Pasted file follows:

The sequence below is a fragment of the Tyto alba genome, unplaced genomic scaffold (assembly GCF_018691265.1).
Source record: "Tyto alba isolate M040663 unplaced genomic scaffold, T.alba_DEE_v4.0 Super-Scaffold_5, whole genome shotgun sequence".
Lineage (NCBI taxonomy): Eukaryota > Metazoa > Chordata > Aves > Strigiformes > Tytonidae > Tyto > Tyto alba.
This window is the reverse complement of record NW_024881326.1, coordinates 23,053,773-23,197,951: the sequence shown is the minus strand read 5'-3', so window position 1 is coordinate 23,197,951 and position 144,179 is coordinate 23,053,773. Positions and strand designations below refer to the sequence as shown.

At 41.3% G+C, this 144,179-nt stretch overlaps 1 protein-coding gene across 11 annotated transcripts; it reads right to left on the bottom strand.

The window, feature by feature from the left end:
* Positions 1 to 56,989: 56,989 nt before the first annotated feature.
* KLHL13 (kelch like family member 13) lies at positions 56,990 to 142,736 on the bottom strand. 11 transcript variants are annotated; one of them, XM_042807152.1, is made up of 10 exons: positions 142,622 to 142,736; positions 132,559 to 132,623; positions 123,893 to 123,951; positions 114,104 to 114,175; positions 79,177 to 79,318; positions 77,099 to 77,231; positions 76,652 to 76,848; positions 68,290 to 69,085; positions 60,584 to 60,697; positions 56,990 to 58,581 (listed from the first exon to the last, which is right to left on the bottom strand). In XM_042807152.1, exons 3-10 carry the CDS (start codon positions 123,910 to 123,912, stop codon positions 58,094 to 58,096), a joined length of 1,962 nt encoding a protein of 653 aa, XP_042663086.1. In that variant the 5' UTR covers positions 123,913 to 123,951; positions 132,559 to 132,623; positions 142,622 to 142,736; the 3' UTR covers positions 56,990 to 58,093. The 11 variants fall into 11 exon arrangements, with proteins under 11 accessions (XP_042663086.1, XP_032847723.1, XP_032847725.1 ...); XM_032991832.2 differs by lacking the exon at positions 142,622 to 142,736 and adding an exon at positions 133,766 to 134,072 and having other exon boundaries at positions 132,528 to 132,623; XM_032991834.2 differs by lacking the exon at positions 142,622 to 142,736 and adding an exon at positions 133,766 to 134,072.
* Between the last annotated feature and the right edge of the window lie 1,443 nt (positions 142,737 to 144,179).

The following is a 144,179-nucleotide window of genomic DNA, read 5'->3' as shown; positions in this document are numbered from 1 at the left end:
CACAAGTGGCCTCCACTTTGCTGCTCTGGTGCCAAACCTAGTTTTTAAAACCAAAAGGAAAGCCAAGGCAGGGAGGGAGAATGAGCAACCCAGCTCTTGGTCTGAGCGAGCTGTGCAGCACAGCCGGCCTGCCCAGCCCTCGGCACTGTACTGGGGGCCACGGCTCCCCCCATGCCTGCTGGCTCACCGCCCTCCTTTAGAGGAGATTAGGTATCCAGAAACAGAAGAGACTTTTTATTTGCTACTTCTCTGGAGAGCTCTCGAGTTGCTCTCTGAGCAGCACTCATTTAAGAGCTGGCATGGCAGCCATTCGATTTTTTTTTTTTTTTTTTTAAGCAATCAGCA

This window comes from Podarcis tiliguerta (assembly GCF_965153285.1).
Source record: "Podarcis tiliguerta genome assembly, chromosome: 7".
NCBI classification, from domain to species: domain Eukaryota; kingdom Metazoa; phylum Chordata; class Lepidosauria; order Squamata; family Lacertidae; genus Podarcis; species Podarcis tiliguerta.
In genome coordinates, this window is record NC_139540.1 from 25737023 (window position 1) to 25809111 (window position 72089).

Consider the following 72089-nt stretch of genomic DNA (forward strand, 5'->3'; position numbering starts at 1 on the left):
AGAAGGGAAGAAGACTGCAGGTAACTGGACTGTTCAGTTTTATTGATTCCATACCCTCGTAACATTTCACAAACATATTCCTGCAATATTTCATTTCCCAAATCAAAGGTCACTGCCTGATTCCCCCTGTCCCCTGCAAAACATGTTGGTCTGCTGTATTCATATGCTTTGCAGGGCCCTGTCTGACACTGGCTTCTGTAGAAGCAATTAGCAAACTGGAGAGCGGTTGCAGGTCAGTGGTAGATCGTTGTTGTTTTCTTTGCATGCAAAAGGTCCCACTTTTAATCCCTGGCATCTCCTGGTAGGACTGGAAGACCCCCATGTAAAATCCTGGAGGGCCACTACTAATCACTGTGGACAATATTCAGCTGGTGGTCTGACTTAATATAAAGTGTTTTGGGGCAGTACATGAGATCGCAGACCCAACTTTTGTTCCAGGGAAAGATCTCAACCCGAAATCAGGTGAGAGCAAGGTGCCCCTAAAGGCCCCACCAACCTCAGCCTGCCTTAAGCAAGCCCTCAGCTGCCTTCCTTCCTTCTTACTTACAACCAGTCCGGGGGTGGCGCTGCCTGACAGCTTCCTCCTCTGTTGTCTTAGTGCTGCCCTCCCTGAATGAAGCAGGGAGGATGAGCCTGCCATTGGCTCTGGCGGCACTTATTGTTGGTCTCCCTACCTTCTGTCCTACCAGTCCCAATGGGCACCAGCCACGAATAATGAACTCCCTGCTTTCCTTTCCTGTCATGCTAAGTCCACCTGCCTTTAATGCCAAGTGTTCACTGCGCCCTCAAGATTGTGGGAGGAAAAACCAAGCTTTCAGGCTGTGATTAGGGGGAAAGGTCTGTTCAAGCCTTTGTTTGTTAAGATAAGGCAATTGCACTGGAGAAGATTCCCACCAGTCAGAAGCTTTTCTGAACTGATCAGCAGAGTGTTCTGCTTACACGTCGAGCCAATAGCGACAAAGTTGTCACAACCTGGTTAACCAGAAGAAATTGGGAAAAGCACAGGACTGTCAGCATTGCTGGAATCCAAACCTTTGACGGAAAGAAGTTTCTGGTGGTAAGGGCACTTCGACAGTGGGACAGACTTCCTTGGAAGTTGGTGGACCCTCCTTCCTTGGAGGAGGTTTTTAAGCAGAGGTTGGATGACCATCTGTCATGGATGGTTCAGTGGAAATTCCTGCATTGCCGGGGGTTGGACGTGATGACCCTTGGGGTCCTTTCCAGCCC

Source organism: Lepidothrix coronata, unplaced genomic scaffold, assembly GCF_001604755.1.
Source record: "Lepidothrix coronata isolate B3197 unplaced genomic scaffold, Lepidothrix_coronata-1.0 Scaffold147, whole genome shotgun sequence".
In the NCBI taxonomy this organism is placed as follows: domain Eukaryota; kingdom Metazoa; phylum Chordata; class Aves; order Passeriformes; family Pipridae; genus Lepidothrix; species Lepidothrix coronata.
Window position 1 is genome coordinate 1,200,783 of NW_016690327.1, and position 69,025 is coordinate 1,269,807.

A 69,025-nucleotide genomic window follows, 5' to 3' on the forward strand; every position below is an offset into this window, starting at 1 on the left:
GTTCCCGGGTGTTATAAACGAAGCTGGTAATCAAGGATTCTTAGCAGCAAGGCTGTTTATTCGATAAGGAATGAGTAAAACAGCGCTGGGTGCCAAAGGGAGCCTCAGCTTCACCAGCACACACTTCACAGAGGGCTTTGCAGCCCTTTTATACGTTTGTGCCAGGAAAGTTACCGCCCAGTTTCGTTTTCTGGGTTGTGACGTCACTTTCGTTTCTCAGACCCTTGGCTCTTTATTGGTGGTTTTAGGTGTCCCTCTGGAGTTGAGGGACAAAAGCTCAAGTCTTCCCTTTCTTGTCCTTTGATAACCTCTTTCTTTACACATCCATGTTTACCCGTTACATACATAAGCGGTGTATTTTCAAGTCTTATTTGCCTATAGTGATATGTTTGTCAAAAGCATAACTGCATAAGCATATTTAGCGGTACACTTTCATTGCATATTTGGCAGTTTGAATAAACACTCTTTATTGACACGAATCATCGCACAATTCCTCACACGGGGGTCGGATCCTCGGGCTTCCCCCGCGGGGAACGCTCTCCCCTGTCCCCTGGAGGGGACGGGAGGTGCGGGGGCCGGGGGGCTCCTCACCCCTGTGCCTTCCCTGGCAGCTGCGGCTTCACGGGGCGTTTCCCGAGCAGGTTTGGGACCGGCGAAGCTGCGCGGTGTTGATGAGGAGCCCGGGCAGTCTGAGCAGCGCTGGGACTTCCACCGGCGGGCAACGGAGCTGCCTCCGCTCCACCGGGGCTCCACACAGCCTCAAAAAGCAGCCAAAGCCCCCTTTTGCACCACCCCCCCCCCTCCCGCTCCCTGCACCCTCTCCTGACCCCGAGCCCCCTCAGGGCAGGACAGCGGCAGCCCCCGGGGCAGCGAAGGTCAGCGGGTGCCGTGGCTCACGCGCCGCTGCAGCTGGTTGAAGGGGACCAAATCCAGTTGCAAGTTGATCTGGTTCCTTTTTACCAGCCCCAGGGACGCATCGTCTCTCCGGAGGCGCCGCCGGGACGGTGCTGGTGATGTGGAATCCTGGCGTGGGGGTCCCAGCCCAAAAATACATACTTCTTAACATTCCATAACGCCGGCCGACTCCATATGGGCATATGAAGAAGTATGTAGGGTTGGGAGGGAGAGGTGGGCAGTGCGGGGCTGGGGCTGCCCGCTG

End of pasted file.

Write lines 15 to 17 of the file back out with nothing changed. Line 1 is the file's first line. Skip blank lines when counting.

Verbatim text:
In genome coordinates, this window is record NC_139540.1 from 25737023 (window position 1) to 25809111 (window position 72089).

Consider the following 72089-nt stretch of genomic DNA (forward strand, 5'->3'; position numbering starts at 1 on the left):
AGAAGGGAAGAAGACTGCAGGTAACTGGACTGTTCAGTTTTATTGATTCCATACCCTCGTAACATTTCACAAACATATTCCTGCAATATTTCATTTCCCAAATCAAAGGTCACTGCCTGATTCCCCCTGTCCCCTGCAAAACATGTTGGTCTGCTGTATTCATATGCTTTGCAGGGCCCTGTCTGACACTGGCTTCTGTAGAAGCAATTAGCAAACTGGAGAGCGGTTGCAGGTCAGTGGTAGATCGTTGTTGTTTTCTTTGCATGCAAAAGGTCCCACTTTTAATCCCTGGCATCTCCTGGTAGGACTGGAAGACCCCCATGTAAAATCCTGGAGGGCCACTACTAATCACTGTGGACAATATTCAGCTGGTGGTCTGACTTAATATAAAGTGTTTTGGGGCAGTACATGAGATCGCAGACCCAACTTTTGTTCCAGGGAAAGATCTCAACCCGAAATCAGGTGAGAGCAAGGTGCCCCTAAAGGCCCCACCAACCTCAGCCTGCCTTAAGCAAGCCCTCAGCTGCCTTCCTTCCTTCTTACTTACAACCAGTCCGGGGGTGGCGCTGCCTGACAGCTTCCTCCTCTGTTGTCTTAGTGCTGCCCTCCCTGAATGAAGCAGGGAGGATGAGCCTGCCATTGGCTCTGGCGGCACTTATTGTTGGTCTCCCTACCTTCTGTCCTACCAGTCCCAATGGGCACCAGCCACGAATAATGAACTCCCTGCTTTCCTTTCCTGTCATGCTAAGTCCACCTGCCTTTAATGCCAAGTGTTCACTGCGCCCTCAAGATTGTGGGAGGAAAAACCAAGCTTTCAGGCTGTGATTAGGGGGAAAGGTCTGTTCAAGCCTTTGTTTGTTAAGATAAGGCAATTGCACTGGAGAAGATTCCCACCAGTCAGAAGCTTTTCTGAACTGATCAGCAGAGTGTTCTGCTTACACGTCGAGCCAATAGCGACAAAGTTGTCACAACCTGGTTAACCAGAAGAAATTGGGAAAAGCACAGGACTGTCAGCATTGCTGGAATCCAAACCTTTGACGGAAAGAAGTTTCTGGTGGTAAGGGCACTTCGACAGTGGGACAGACTTCCTTGGAAGTTGGTGGACCCTCCTTCCTTGGAGGAGGTTTTTAAGCAGAGGTTGGATGACCATCTGTCATGGATGGTTCAGTGGAAATTCCTGCATTGCCGGGGGTTGGACGTGATGACCCTTGGGGTCCTTTCCAGCCC